On Monday we will begin our two-part class session on judicial review of agency action. In particular, we will examine how courts review agency decisions when the agency has reversed a previous policy position. In two of the cases -- State Farm and Mass v. EPA -- the change in the agency's position coincided directly with a change in Presidential Administration. In all of the cases some members of the Court acknowledge the role of politics in agency decision-making, though they disagree as to whether that should change the judicial review calculus. You can access the case materials in the "Files" or by following the links below.
(1) Motor Vehicles Manufacturers Association v. State Farm, 463 U.S. 29 (1983), link to full case in Google Scholar
You only need to read parts I, II, V, VI, and VII of the opinion. We will not be discussing the standing analysis).
(4) 5 U.S.C. section 706 (the judicial review section of the Administrative Procedure Act)
On Friday, January 27 (Class #6), we will finish our two-day study of judicial review of agency action.
First, we will continue our exploration of Chevron deference and arbitrary and capricious review. We will do this by reading Encino Motorcars, a 2016 decision from the U.S. Supreme Court that explores how courts might decline to defer where an agency changes its views and fails to take reliance interests into account. We also will explore the future of Chevron deference by discussing Title II (Sections 201 and 202) of H.R. 5, which recently passed the House. If passed into law, Title II of H.R. 5, also known as the Separation of Powers Restoration Act, arguably would eliminate Chevron deference.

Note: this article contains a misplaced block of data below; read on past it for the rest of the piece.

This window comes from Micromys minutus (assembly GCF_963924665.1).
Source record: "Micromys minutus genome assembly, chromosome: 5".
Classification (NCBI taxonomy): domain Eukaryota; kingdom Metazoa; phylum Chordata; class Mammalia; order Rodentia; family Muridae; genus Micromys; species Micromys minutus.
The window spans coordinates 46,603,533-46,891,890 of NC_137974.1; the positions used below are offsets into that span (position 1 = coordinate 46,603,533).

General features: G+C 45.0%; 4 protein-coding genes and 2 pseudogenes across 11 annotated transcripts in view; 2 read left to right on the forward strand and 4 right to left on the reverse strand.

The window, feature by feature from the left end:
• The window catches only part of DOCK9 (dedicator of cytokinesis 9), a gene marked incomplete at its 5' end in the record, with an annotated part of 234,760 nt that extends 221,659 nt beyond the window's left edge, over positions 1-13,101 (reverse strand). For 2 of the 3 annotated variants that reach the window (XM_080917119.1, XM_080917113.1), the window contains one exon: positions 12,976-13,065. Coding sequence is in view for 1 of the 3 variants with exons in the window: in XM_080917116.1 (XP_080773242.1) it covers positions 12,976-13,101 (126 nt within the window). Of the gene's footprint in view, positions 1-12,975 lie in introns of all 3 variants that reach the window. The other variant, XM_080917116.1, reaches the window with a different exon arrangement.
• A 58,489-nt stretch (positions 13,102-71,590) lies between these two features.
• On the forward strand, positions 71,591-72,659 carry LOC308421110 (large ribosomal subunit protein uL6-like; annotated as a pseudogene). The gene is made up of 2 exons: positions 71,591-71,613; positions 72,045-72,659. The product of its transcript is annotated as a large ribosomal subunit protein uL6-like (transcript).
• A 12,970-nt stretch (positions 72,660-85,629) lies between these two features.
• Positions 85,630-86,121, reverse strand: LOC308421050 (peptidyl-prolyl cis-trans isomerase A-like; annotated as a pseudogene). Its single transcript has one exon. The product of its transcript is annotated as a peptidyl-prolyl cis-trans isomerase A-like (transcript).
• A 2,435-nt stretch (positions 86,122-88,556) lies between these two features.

Second, we will explore Auer deference, which involves judicial deference to an agency’s interpretations of its own regulations. As you will see from the assigned materials, Auer deference is currently at play in a case pending before the U.S. Supreme Court involving an opinion letter issued by the Obama administration on transgender rights.
Third, we will learn about the Supreme Court’s 1985 decision in Heckler v. Chaney, which stands for the proposition that agency non-enforcement decisions are generally unreviewable by the courts. In other words, Heckler tells us that there is a rebuttable presumption against judicial review of non-enforcement policies, such as executive branch policies speaking to the non-enforcement of immigration laws and federal drug laws.
The specific reading assignments for class on Friday, January 27, are as follows:
Encino Motorcars, LLC v. Navarro, No. 15-415, 579 U.S. ___, 136 S.Ct. 2117 (June 20, 2016), link to Supreme Court website
Regulatory Accountability Act of 2017, H.R. 5, 115th Cong., link to Congress.gov.
Christopher v. Smithkline Beecham Corp., 567 U.S. ___, 132 S.Ct. 2156 (2012), link to Supreme Court website.
Jeannie Suk Gersen, Gavin Grimm’s Transgender-Rights Case and the Problem with Informal Executive Action, The New Yorker, Dec. 6, 2016.
Connor Raso, Congress may tell courts to ignore regulatory agencies’ reasoning, but will it matter?, Brookings, Jan. 27, 2017.
William N. Eskridge Jr. & Connor Raso, Chevron as a Canon, not a Precedent: An Empirical Test of what Motivates Judges in Agency Deference Cases, 110 Colum. L. Rev. 1727 (2010).